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Neighbours rally to rebuild Samoa

Lelata village, Samoa, three weeks after cyclone Evan. Photo: Paul Tomane

Tropical cyclone Evan struck the Samoan island group on 13 December, bringing death and destruction. Indooroopilly Uniting Church member Paul Tomane returned to his village in Samoa in early January to help family and friends, and he describes the weeks that followed.

The island of Upolu, where the capital Apia is located, bore the brunt of the 150km/ hour strong winds. Much of the damage was caused by the huge amount of rainfall that was dumped on the islands during the cyclone.

This caused many of the rivers to overfl ow and cause flooding, including the Vaisigano River, which runs into the sea near Apia wharf, which took as many as 200 houses and dwellings in its path.

There was still evidence of damage caused by the strong winds all the way from the airport into the capital, such as fallen-down houses, houses without roofs, fallen trees and such, but the recovery phase was well underway.

During that first weekend, it was confirmed that five people were dead and another 11 missing (nine lost at sea, two on land).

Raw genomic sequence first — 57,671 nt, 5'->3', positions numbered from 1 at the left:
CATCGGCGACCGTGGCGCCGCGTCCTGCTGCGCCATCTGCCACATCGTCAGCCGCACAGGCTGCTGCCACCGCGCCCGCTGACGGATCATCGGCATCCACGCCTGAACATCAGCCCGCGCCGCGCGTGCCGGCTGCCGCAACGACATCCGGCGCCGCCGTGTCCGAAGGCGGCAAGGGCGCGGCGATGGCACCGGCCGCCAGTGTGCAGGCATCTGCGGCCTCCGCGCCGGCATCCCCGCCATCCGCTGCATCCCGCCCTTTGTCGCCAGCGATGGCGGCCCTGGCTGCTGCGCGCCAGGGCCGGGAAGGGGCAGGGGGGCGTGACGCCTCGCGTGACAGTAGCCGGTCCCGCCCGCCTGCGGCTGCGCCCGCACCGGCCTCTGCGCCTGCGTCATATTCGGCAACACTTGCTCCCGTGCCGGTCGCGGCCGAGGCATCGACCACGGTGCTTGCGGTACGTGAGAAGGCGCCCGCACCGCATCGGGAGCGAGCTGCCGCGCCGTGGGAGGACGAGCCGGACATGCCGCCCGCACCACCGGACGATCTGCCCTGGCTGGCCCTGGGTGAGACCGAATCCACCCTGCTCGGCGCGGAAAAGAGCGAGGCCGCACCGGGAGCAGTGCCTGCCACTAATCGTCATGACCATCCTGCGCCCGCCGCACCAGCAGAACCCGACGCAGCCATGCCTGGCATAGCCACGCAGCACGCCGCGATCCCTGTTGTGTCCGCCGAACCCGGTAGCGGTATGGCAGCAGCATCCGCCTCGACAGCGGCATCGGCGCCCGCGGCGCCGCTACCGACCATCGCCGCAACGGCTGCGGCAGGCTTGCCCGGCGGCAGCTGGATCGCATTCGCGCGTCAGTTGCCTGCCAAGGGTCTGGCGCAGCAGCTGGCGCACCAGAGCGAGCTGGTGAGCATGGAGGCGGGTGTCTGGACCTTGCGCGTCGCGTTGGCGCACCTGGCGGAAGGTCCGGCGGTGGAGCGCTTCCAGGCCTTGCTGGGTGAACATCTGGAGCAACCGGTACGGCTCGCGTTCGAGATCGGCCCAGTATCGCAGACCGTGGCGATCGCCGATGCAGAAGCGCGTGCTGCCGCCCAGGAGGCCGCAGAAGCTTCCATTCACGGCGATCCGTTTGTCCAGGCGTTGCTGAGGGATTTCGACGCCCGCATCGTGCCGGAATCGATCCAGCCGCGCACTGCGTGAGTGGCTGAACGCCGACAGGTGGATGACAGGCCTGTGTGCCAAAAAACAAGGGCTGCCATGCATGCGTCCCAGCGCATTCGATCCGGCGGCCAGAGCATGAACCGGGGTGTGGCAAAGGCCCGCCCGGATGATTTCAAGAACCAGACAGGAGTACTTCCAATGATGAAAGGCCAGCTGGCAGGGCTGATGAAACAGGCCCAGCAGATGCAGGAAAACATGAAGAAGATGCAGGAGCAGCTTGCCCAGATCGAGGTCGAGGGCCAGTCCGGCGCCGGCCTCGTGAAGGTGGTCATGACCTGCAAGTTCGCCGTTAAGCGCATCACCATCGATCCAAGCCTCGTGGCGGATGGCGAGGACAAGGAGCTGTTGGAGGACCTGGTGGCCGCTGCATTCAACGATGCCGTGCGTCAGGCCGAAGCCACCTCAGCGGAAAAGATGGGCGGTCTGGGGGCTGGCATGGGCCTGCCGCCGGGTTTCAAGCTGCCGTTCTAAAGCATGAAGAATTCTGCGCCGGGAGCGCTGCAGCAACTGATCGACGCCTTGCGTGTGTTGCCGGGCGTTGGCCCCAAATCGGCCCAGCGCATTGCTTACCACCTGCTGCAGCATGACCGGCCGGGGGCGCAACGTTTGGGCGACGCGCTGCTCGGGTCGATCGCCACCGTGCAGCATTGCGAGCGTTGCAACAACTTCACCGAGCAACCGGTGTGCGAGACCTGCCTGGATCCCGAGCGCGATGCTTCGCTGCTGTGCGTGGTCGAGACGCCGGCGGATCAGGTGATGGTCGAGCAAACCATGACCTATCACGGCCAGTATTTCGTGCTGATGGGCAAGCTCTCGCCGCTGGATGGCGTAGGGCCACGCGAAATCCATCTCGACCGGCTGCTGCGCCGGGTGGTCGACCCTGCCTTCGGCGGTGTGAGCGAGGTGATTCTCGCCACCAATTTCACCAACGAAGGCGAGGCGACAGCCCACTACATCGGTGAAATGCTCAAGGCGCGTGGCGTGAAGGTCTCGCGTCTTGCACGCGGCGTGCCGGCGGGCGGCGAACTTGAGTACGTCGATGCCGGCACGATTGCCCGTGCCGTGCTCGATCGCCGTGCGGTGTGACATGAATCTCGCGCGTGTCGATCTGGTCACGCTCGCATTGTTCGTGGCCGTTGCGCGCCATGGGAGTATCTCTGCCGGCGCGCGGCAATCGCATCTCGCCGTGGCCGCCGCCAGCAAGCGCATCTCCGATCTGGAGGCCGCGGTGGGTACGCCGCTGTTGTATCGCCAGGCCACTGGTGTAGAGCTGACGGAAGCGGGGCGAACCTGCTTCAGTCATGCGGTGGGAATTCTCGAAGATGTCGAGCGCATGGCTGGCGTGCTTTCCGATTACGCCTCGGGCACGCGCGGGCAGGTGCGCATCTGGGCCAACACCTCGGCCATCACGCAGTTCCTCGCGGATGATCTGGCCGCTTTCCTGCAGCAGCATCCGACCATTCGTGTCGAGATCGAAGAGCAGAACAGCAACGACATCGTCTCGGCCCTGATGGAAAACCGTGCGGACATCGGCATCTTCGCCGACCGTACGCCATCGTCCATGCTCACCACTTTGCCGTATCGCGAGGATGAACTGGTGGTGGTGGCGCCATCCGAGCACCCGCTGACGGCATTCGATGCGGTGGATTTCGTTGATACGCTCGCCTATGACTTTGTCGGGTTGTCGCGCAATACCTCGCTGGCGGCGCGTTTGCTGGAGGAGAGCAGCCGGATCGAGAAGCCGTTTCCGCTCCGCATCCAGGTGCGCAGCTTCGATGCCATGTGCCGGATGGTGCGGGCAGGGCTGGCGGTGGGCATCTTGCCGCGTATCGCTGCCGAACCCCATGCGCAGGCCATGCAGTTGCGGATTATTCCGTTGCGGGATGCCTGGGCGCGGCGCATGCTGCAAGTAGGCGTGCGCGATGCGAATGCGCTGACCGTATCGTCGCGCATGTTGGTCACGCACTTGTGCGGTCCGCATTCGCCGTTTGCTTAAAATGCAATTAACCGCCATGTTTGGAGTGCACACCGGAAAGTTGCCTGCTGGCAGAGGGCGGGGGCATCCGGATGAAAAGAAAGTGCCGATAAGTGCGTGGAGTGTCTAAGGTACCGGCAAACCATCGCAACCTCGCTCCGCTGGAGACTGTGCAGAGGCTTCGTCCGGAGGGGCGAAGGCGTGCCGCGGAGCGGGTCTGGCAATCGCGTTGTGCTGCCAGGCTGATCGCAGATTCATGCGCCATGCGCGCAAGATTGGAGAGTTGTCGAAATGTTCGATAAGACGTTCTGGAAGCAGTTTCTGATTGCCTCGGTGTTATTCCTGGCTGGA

Almost 4000 people were displaced and all essential services were severed; in other words, the country was in a total mess.

A number of evacuation centres, usually in high school and church buildings, were set up in Upolu to accommodate displaced people, and the emergency and relief work started.

The New Zealand and Australian governments responded quickly by sending in emergency teams and supplies of food and shelter the following week.

An ADF C-17 aircraft delivered emergency relief supplies, bringing hygiene kits comprised of soap, towels, torches, candles, batteries and other personal items; protective cleaning gear and generators; insecticide nets, tarpaulins and shelter kits: altogether more than 30 tons of cargo.

Other international relief organisations such as Red Cross and Oxfam and church agencies responded by sending supplies or funds to the Government of Samoa.

When I arrived, the clean-up efforts were well underway with the removal of mud, debris and fallen trees.

Displaced people were slowly being resettled back to their places using temporary shelters, and the authorities were working their way to restoring water and electricity throughout the country.

The damage bill was estimated to be a modest ST$300 million (A$120 million).

Our church family at Indooroopilly Uniting Church kindly donated some clothes, which were given to the extended family of Melelini Papalii in the village of Maagao, and ST$2 000 (A$800) which was used to help rebuild and re-roof the damaged classrooms of Vaivase Primary school in the village I grew up in.

Photo : Lelata village, Samoa, three weeks after cyclone Evan. Photo: Paul Tomane